Local inertial frames in general relativity are just those frames of reference in which the observer is in gravitational free fall. A fancy way of looking at it is that the _local_ frame of reference of a free falling observer corresponds to a small patch of _flat_ spacetime tangent to the globally curved spacetime. As long as the observer confines measurements to a small enough local region, the approximation provided by the small tangent patch of flat spacetime can be made to be an arbitrarily good approximation to the true spacetime, which is actually curved in the main. The speed of light in flat spacetime is, of course, the usual value of c.

For example, if one had a closed laboratory in orbit (i.e., in free fall) around the earth and one did an experiment inside that laboratory to measure the speed of light, one would get the usual published value of c. All such observers would get one and the same value for c.

If, however, the distance through which the light travelled in the course of measuring its speed was too great, the deviation of the reference frame from being 'flat' would become apparent. That is, gravitational effects would begin to become apparent.

So, it is absolutely true that the speed of light is _not_ constant in a gravitational field


In the first two paragraphs he gets it absolutely right. In the second to last paragraph, his observer is not making an accurate measurement of the speed of light, precisely because he is not making a local measurement. It is this INCORRECT value for the speed of light that is not constant. Otherwise we have a contradiction between his first and last paragraphs.
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Re: classical physics vs relativity: parallel electron beams

Unread postby mharratsc » Wed Dec 01, 2010 8:32 am

It really seems that this argument has digressed to an argument for argument's sake now. :\

What exactly IS the point trying to be made here? It seems as though there is an argument about whether Relativity calls for a static vs dynamic 'speed of light'.

Since it's known that light can be slowed almost to a stop by the medium of its conduction, I'm confused as to why anyone would belabor it further? o.O
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Re: classical physics vs relativity: parallel electron beams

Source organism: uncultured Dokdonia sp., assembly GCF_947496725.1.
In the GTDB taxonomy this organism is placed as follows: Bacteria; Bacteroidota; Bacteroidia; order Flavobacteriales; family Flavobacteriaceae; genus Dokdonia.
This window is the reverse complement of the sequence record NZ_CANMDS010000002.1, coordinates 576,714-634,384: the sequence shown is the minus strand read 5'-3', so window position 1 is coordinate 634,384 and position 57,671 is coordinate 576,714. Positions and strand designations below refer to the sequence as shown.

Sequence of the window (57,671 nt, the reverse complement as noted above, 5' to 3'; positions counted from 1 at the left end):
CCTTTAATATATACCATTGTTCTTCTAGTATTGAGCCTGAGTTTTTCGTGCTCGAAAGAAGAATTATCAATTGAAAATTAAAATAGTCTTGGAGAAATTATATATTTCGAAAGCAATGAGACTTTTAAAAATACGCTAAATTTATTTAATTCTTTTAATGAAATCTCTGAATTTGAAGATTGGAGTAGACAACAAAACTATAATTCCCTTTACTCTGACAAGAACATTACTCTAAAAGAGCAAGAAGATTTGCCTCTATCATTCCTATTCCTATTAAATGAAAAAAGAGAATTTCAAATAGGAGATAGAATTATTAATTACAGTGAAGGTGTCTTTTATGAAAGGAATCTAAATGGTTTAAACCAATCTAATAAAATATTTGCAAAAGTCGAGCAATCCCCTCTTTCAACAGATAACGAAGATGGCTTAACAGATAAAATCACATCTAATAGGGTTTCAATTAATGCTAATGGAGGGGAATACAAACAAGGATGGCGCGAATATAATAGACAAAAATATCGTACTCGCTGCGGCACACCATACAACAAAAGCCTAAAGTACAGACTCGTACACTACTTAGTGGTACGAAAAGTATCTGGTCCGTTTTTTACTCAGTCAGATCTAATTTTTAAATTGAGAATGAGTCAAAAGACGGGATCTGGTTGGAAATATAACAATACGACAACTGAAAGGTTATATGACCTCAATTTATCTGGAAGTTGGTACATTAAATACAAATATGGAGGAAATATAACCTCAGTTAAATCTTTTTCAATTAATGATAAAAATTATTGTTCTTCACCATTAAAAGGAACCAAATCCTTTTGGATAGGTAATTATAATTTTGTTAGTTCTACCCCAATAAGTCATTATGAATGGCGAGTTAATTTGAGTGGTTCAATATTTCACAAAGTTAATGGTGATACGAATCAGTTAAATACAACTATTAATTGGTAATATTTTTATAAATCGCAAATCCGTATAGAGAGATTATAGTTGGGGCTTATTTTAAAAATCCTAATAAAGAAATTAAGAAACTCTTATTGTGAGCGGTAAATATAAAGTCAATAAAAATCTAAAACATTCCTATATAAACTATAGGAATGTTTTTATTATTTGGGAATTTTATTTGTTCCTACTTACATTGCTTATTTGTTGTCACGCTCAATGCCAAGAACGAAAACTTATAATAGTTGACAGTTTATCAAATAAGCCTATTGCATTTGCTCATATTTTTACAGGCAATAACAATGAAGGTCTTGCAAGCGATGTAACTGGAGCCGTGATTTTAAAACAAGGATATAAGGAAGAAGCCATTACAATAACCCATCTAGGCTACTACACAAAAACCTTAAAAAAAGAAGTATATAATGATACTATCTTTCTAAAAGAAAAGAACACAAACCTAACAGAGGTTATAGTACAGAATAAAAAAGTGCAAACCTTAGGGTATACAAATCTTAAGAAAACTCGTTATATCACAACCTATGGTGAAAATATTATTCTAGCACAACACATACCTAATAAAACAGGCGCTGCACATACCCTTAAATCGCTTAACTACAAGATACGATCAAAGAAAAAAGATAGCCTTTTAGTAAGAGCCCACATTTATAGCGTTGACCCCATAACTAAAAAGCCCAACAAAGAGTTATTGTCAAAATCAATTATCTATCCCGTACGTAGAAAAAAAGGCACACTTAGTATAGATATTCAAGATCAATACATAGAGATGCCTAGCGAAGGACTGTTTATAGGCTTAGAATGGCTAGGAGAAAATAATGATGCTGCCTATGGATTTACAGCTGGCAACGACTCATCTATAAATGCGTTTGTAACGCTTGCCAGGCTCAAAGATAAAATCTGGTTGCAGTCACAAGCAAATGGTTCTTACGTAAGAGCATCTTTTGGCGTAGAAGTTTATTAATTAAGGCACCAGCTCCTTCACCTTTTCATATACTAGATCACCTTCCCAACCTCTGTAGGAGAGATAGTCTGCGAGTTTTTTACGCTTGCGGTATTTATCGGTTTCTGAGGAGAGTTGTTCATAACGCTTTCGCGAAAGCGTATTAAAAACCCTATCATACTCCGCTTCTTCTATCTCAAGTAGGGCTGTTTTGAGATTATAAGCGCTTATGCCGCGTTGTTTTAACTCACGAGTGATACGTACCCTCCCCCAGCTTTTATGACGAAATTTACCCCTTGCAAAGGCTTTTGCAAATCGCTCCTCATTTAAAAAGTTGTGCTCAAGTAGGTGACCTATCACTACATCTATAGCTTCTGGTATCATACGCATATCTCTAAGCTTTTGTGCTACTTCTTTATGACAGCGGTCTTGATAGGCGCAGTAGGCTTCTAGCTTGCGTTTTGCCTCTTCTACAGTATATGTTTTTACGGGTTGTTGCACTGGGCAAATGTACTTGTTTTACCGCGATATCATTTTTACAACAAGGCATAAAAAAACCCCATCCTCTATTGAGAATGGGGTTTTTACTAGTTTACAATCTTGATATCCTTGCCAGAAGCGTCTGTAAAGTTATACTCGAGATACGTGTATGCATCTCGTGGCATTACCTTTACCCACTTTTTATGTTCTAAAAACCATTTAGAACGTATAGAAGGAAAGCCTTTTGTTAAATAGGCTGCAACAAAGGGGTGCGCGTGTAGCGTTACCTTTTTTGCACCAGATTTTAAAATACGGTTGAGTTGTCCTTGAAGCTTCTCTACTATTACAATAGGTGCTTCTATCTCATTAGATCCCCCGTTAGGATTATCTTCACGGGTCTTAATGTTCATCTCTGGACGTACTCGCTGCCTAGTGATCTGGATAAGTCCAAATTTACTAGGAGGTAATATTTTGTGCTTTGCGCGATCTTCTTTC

Unread postby Aristarchus » Wed Dec 01, 2010 10:48 am

Physicist wrote:Aristarchus - if you took the time to learn the subject you wouldn't have to make these little decisions based on competing arguments from authority


Well, it appears I'm in good company, since you also question the knowledge base of someone that taught physics at CTU, and was dintinguished with three distinct accolades from NASA.

You stated previously:

Physicist wrote:Physicist wrote:
"Ugh! Now it becomes clear where his misunderstanding lies. The gravitational field does NOT affect the speed of light - light always travels past any observer at the same speed c."



Wrong. The gravitational field does effect the speed of light.

Warren Davis PhD in Physics from M.I.T. wrote wrote:"So, it is absolutely true that the speed of light is _not_ constant in a gravitational field [which, by the equivalence principle, applies as well to accelerating (non-inertial) frames of reference]."


Physicist wrote:It is this INCORRECT value for the speed of light that is not constant. Otherwise we have a contradiction between his first and last paragraphs.


You didn't even post the entire last paragrpah. Shall we?

So, it is absolutely true that the speed of light is _not_ constant in a gravitational field [which, by the equivalence principle, applies as well to accelerating (non-inertial) frames of reference]. If this were not so, there would be no bending of light by the gravitational field of stars. One can do a simple Huyghens reconstruction of a wave front, taking into account the different speed of advance of the wavefront at different distances from the star (variation of speed of light), to derive the deflection of the light by the star.